The Top Secret Trial of the Third ReichClosed Captioning
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About the Movie
In August of 1944, the trial of the men who conspired to assassinate the Fuhrer - the event that forms the basis of the film "Valkyrie" - began. Under orders from Joseph Goebbels, cameras were hidden in the courtroom, and the resulting footage was transformed into a propaganda film. Goebbels released his film to the public, but only succeeded in generating sympathy for the conspirators, who were sentenced to death by the visibly deranged Nazi tribunal judge Roland Freisler. Having miscalculated the impact of these images, Goebbels ordered the film banned and destroyed - but one print has been found. Through authentic footage of the trial, the film details the various attempts to assassinate Hitler - from the bomb in Munich's Burgerbraukeller, to Claus von Stauffenberg's explosive attack on the Wolfsshanze - and sheds light on the anti-Nazi resistance. Featuring previously unseen film and sound documentation of the National Committee for a Free Germany, a German resistance group, this astonishing film also unearths new information about members of the Kreisau Circle and the White Rose, of which Sophie Scholl was a member.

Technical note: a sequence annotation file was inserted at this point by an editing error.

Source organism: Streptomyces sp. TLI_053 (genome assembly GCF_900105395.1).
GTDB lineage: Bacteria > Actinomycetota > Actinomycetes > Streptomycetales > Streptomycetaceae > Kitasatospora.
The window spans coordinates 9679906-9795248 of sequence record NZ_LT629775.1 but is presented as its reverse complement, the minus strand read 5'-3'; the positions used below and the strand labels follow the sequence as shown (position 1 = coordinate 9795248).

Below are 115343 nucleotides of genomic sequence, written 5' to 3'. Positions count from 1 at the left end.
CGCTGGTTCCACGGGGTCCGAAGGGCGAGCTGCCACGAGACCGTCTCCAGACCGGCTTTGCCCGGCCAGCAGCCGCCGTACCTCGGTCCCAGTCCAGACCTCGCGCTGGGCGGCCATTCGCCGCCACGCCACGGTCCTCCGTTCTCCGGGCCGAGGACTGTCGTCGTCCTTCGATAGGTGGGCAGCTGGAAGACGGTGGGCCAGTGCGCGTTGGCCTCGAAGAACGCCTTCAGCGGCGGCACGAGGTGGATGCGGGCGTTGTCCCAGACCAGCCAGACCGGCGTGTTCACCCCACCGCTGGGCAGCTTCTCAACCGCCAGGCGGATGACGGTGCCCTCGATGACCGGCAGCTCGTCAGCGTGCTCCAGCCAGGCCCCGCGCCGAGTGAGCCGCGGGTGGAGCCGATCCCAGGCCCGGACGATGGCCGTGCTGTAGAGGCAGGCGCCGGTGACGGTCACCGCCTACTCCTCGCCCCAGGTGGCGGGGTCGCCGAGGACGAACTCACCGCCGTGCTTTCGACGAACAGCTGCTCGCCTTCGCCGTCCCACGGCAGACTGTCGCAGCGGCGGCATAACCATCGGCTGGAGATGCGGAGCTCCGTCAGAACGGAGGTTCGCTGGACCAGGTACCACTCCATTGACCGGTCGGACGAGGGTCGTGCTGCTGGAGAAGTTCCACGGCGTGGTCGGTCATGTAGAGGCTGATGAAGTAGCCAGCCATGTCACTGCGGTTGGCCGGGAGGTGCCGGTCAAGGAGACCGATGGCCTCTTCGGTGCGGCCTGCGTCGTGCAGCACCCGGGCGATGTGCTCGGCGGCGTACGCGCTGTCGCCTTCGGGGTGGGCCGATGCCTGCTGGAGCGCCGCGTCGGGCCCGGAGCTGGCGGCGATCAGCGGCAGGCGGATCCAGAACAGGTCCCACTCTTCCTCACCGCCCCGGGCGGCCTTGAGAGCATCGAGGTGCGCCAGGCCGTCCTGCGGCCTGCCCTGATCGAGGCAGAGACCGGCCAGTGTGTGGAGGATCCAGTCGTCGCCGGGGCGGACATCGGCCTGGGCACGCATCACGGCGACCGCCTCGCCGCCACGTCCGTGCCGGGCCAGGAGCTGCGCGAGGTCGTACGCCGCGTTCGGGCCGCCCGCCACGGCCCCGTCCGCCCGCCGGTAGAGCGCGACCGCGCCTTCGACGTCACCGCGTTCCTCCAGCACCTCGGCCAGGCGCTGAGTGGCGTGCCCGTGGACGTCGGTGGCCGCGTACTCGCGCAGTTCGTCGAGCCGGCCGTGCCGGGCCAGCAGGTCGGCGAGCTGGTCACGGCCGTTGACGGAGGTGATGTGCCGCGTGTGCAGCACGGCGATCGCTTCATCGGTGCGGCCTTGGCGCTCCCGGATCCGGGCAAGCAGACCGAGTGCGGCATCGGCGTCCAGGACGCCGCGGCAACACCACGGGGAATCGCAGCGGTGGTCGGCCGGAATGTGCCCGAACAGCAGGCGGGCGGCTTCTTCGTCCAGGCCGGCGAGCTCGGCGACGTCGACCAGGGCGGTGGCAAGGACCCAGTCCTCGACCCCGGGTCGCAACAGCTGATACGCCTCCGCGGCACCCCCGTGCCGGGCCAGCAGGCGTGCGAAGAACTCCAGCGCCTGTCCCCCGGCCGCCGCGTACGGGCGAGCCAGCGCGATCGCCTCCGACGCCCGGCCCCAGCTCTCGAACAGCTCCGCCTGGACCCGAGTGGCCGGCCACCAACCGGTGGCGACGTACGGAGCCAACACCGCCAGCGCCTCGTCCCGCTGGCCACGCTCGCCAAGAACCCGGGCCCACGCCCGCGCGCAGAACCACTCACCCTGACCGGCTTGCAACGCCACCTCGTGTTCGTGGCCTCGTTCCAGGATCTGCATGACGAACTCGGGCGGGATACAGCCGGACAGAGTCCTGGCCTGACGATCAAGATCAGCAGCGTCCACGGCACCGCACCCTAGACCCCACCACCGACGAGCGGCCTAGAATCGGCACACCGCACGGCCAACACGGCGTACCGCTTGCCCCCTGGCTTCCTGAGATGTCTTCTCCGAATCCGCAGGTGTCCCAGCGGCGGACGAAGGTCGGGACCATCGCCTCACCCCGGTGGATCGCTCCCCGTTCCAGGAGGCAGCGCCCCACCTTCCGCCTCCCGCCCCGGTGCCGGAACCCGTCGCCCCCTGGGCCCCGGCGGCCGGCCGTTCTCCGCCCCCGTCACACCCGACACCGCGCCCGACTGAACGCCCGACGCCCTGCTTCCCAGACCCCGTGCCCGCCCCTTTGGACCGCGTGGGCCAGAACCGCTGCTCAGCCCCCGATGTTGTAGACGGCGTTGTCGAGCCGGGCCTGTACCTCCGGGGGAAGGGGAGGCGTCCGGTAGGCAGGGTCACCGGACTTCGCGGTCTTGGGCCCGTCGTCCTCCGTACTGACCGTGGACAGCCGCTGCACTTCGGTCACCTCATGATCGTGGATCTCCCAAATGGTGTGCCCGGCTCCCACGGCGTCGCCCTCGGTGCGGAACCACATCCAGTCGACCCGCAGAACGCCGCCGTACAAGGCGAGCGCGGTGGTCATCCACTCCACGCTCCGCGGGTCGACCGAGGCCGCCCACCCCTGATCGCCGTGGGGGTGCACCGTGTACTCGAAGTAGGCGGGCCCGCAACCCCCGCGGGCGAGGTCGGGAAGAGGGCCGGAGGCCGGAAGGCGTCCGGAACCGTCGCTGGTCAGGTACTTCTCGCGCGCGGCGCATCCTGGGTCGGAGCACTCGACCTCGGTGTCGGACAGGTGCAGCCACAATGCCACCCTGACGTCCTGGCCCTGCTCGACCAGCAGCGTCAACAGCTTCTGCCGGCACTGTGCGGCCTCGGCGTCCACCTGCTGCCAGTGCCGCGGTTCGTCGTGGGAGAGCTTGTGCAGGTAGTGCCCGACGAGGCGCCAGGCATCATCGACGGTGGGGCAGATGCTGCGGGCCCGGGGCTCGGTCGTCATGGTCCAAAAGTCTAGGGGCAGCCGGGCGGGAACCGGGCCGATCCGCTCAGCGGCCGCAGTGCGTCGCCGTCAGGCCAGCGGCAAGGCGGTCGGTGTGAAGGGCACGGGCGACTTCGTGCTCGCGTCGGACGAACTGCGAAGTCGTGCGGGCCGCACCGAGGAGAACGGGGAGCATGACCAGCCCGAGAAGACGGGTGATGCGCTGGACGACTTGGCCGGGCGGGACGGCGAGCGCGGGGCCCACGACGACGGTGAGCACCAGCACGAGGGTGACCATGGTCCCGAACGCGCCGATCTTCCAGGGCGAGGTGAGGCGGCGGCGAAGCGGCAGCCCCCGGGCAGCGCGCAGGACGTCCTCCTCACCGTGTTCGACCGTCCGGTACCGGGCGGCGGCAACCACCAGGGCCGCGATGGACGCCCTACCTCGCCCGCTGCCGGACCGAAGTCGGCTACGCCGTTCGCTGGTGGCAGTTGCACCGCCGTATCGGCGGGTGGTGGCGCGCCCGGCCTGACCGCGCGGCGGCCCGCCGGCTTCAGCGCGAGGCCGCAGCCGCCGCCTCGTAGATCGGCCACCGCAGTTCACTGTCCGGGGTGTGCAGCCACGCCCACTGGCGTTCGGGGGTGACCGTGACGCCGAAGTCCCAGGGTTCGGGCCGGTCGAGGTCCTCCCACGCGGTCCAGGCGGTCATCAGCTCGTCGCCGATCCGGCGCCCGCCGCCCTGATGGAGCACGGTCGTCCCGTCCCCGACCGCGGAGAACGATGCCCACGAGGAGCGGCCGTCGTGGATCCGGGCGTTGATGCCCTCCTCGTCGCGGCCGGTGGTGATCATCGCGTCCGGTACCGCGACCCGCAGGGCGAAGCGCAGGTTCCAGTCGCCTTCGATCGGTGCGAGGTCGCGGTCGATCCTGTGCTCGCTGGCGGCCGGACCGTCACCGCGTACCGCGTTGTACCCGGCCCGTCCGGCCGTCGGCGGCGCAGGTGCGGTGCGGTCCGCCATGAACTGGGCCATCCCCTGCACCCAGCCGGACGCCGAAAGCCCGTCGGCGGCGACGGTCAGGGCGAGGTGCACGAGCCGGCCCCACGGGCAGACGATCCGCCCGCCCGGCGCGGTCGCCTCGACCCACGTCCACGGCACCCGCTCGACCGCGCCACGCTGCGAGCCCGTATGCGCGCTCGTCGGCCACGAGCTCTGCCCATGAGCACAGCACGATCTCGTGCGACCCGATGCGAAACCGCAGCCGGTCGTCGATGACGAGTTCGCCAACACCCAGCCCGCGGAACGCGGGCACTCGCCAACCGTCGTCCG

What a shame this source material wasn't put to better use. The narration is clumsy and confusing. The narrator alternates between translating from the German footage and commentating, and you can't tell which is which.
Should have been better
A rather low-budget effort for a sadly overlooked topic. Spent most of the time rehashing the beginnings of Nazi Germany instead of concentrating on the core idea of the Nazi legal system's being an instrument of revenge. Jumps around in time and the fact that the narrator does all the voices is amateurish. There are long sections of german language spoken with no subtitles are offered; just a rushed summary by the narrator of what was said .
A very poor attempt at a wide ranging documentary on the various plots against Hitler. The footage from the show trials of the July 20 plotters is of poor quality, and the film-makers oddly decide to degrade the quality of the remainder of the footage [often seen in other documentaries, and of excellent quality] to the same level. The entire thing looks like it dates back to World War I. The narrator is incompetent, the voice over text trite and uninteresting. It would have been much better to use subtitles to convey the manic questioning by Fiesler of all these magnificent rebels. In the event, a well-meaning botch that does not do justice to its subject.